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Klimt-o-mania at the Legion of Honor

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Gustav Klimt and his Viennese beauties come to us via the Legion of Honor in celebration of the centenary of Rodin and Klimt's deaths.

Each day hundreds—nay—thousands of individuals shuffle through the doors of the Legion of Honor for the chance to stand elbow-to-elbow with complete strangers while contemplating art, battling museum fatigue, getting reprimanded by museum guards, and wondering what why the heck Rococo was a thing. If you’re lucky, you may even get a few perfectly placed instagram pics along the way (as long as you're aware of your surroundings). Just look at what I snapped while casually meandering to the car.

The museum is used to all this. It’s us who should be preparing because it's about to get so. much. busier. on that hill with the arrival of their latest boon to two masters, Klimt and Rodin: An Artistic Encounter. Like Urs Fisher and Sarah Lucas before him, Klimt’s work is thoughtfully placed within Rodin’s to dialogue with and draw new meaning from his sculptures.

How's this for a tragic love story? Although they only met on one occasion, Gustav Klimt and Auguste Rodin were soul mates for their whole lives. They even died within four months of each other, and if that’s not destiny I don’t know what is. Now, almost a hundred years after their respective deaths, Gustav Klimt is finally taking his very first trip to California to visit his longtime artistic equal (and unrequited BFF?). When the two masters are viewed side-by-side, the parallels are undeniable: aside from obvious similarities in technique and subject matter, they were both highly criticized for breaking artistic boundaries. Rodin pioneered an artistic language that proved highly influential to this particular group of Viennese visionaries.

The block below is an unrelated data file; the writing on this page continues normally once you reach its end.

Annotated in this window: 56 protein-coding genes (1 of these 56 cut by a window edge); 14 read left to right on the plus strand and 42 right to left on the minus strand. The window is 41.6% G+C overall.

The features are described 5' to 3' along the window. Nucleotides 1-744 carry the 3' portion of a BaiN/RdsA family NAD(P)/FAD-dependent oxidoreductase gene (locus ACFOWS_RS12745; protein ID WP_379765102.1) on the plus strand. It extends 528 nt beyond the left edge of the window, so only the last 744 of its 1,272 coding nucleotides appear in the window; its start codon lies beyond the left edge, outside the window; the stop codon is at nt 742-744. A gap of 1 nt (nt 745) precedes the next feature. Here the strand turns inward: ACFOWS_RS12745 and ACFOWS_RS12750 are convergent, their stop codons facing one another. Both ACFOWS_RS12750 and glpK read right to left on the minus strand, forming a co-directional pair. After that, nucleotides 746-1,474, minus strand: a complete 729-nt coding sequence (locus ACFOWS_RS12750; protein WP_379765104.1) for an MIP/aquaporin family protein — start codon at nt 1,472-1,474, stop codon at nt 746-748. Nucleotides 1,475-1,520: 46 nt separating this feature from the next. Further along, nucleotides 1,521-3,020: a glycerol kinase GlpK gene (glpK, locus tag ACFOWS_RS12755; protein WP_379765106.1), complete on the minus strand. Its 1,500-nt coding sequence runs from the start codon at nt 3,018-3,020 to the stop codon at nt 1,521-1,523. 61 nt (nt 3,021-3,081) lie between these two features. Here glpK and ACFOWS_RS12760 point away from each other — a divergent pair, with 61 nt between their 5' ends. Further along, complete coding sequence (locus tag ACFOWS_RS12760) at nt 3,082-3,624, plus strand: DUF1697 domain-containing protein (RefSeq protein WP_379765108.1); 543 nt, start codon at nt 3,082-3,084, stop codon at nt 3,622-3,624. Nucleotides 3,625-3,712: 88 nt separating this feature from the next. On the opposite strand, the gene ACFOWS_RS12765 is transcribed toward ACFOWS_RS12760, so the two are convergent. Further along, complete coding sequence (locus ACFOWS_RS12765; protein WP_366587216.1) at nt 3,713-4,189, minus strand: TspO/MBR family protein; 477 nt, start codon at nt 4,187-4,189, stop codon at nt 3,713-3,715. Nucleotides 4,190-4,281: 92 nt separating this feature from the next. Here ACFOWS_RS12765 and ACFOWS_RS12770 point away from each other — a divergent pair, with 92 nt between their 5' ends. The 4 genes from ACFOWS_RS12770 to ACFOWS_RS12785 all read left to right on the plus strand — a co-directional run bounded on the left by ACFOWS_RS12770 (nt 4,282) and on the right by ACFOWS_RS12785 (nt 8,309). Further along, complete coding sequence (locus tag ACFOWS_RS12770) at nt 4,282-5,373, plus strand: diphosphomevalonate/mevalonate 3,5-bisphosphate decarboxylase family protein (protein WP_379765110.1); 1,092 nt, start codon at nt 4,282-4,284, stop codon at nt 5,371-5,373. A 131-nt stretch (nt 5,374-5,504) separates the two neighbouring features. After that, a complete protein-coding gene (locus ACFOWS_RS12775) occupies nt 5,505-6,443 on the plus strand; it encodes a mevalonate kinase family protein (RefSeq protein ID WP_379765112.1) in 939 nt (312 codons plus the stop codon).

Many of the Klimt pieces on display are having their grand debut in the U.S., and all of them are on the West Coast for the first time, making this the first major exhibition of Klimt’s work in America. Despite a serious lack of gold, this exhibition left us in a state of Klimt-induced euphoria for the rest of the evening—it's definitely not to be missed. And as always, we’re here to pique your interest with a sneak preview of some heavy-hitters.

Portrait of Johanna Staude by Gustav Klimt in the Austrian Gallery at Belvedere

But first, we couldn’t resist handing out some Sartle swag. The glasses go with her ensemble, no?

Replica of panel 10 ( the Arts) from the Beethoven Frieze (left) and Replica of panel 11 (Paradise Choir and Embrace) from the Beethoven Frieze (right) by Gustav Klimt at the Austrian Gallery at Belvedere

The tone for the entire exhibition is set by these replicas of Klimt's Beethoven Frieze—a work that can, under no circumstances, leave its hometown. In fact, today it remains in the very same building that hosted it during the infamous 1902 exhibition of artists belonging to the so-called Vienna Secession movement. Of course, Klimt and his rebellious gang recieved this title because they were literally seceding, or removing themselves, from the artistic movements of the past to usher in a flourishing new age of Modernism in Austria. 

The exhibition was a collective homage to the composer, Ludwig van Beethoven, and featured work from twenty-one different artists. Klimt's contribution was this 112-foot-long frieze that lined the walls of the entire building, a visual representation of Beethoven's Ninth Symphony. They had every intention of destroying the work immediately after the closing of the show that spanned just two months, until the Secession fortuitously decided to leave the work intact, as they would be displaying a major Klimt retrospective the following year. I hope whoever made that decision got a raise, as it's the only reason that we can still view the work today.